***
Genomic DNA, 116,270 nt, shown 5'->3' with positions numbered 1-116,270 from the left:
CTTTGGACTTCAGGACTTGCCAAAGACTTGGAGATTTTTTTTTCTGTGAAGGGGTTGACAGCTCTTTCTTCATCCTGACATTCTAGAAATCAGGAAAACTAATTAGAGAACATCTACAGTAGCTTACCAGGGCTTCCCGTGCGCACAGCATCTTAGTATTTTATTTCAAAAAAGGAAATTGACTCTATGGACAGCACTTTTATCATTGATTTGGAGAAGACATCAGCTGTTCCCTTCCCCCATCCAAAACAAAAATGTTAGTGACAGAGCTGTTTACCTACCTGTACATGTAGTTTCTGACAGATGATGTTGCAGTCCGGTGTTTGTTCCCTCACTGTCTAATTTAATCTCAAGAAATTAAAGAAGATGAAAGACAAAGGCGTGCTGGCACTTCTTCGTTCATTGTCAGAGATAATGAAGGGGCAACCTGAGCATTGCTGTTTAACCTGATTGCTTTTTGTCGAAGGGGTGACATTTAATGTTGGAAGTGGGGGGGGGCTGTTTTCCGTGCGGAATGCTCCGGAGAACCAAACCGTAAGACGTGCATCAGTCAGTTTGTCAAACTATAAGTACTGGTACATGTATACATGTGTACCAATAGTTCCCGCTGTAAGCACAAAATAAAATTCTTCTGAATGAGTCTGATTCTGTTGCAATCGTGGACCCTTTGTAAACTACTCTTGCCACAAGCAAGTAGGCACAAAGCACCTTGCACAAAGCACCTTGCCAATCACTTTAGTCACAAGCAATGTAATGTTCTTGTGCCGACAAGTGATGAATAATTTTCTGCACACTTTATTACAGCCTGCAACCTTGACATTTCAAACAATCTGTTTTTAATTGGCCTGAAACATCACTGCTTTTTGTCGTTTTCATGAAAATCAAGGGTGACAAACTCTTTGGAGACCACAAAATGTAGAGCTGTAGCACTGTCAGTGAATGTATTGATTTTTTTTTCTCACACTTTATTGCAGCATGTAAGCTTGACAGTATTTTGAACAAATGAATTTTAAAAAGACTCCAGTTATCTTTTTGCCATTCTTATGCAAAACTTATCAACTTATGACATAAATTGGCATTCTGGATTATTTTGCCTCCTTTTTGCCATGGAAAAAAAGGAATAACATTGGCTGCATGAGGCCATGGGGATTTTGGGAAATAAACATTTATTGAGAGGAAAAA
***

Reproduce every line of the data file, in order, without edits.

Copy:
Genomic DNA, 116,270 nt, shown 5'->3' with positions numbered 1-116,270 from the left:
CTTTGGACTTCAGGACTTGCCAAAGACTTGGAGATTTTTTTTTCTGTGAAGGGGTTGACAGCTCTTTCTTCATCCTGACATTCTAGAAATCAGGAAAACTAATTAGAGAACATCTACAGTAGCTTACCAGGGCTTCCCGTGCGCACAGCATCTTAGTATTTTATTTCAAAAAAGGAAATTGACTCTATGGACAGCACTTTTATCATTGATTTGGAGAAGACATCAGCTGTTCCCTTCCCCCATCCAAAACAAAAATGTTAGTGACAGAGCTGTTTACCTACCTGTACATGTAGTTTCTGACAGATGATGTTGCAGTCCGGTGTTTGTTCCCTCACTGTCTAATTTAATCTCAAGAAATTAAAGAAGATGAAAGACAAAGGCGTGCTGGCACTTCTTCGTTCATTGTCAGAGATAATGAAGGGGCAACCTGAGCATTGCTGTTTAACCTGATTGCTTTTTGTCGAAGGGGTGACATTTAATGTTGGAAGTGGGGGGGGGCTGTTTTCCGTGCGGAATGCTCCGGAGAACCAAACCGTAAGACGTGCATCAGTCAGTTTGTCAAACTATAAGTACTGGTACATGTATACATGTGTACCAATAGTTCCCGCTGTAAGCACAAAATAAAATTCTTCTGAATGAGTCTGATTCTGTTGCAATCGTGGACCCTTTGTAAACTACTCTTGCCACAAGCAAGTAGGCACAAAGCACCTTGCACAAAGCACCTTGCCAATCACTTTAGTCACAAGCAATGTAATGTTCTTGTGCCGACAAGTGATGAATAATTTTCTGCACACTTTATTACAGCCTGCAACCTTGACATTTCAAACAATCTGTTTTTAATTGGCCTGAAACATCACTGCTTTTTGTCGTTTTCATGAAAATCAAGGGTGACAAACTCTTTGGAGACCACAAAATGTAGAGCTGTAGCACTGTCAGTGAATGTATTGATTTTTTTTTCTCACACTTTATTGCAGCATGTAAGCTTGACAGTATTTTGAACAAATGAATTTTAAAAAGACTCCAGTTATCTTTTTGCCATTCTTATGCAAAACTTATCAACTTATGACATAAATTGGCATTCTGGATTATTTTGCCTCCTTTTTGCCATGGAAAAAAAGGAATAACATTGGCTGCATGAGGCCATGGGGATTTTGGGAAATAAACATTTATTGAGAGGAAAAA